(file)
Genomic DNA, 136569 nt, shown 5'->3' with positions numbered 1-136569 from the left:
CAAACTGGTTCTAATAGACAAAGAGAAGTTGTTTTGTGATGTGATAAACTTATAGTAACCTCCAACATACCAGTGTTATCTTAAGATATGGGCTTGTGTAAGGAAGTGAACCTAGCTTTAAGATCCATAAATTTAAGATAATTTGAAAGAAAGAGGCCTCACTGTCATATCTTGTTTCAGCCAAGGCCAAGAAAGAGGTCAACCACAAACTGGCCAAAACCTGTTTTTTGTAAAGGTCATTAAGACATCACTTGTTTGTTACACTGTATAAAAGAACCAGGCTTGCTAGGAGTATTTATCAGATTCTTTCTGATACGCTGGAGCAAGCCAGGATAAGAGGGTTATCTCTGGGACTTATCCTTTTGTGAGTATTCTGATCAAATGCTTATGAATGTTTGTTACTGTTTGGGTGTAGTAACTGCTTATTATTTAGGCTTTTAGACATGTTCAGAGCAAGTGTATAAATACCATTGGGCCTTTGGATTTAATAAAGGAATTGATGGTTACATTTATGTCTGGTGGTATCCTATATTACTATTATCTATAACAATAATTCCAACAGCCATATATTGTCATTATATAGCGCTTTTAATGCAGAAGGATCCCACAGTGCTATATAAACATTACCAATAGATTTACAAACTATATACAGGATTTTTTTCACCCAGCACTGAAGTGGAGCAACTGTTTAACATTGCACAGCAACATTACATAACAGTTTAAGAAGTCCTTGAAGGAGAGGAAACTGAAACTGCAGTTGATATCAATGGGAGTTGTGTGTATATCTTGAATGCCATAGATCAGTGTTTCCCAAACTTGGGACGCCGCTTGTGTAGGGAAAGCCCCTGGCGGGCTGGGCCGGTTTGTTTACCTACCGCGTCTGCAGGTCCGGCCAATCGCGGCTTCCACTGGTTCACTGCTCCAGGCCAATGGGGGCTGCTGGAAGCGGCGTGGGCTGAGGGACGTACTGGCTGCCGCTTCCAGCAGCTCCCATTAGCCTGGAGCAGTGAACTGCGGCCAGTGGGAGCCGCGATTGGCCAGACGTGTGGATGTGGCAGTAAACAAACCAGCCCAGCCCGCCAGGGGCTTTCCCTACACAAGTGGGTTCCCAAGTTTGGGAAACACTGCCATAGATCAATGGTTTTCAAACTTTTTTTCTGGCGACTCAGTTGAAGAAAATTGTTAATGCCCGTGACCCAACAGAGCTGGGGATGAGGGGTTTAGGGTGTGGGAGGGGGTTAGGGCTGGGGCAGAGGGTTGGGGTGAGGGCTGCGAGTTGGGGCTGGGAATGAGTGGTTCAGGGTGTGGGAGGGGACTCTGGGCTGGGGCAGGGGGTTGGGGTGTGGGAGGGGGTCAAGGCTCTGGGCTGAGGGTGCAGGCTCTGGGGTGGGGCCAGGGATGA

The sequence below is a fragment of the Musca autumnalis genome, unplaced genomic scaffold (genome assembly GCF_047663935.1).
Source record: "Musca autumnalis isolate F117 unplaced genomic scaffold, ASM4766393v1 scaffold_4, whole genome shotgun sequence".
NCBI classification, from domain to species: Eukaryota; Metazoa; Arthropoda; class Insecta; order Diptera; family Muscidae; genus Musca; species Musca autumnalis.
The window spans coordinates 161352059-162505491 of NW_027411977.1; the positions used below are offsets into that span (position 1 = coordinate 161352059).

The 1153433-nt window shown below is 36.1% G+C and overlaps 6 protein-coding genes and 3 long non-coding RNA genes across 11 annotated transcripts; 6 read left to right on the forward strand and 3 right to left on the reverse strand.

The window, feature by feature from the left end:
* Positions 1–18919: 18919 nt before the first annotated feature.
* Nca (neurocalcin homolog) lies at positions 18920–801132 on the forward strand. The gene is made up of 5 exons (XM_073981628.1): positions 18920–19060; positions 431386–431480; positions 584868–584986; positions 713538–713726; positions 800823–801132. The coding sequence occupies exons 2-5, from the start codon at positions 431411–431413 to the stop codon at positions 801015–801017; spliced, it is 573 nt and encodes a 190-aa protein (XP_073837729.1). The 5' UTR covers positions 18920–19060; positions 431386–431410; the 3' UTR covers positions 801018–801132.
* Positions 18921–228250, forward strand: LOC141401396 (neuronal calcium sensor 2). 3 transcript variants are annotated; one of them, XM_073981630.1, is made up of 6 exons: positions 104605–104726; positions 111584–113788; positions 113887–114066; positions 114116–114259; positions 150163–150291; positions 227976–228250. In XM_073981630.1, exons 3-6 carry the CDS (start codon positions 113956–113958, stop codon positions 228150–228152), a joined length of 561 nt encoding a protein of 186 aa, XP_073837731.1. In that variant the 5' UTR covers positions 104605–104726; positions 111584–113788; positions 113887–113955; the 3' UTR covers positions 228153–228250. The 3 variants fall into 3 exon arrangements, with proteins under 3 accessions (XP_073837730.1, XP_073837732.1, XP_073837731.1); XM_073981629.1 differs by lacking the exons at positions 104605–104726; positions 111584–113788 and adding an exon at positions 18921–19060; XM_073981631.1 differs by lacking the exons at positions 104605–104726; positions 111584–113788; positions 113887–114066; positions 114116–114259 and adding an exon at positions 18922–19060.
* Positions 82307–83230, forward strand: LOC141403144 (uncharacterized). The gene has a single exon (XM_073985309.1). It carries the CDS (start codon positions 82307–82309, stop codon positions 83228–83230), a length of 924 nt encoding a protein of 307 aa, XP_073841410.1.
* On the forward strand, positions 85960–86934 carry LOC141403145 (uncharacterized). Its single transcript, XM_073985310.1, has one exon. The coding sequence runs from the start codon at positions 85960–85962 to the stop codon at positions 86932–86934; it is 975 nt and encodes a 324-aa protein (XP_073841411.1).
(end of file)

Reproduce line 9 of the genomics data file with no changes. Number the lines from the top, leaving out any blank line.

* Positions 1–18919: 18919 nt before the first annotated feature.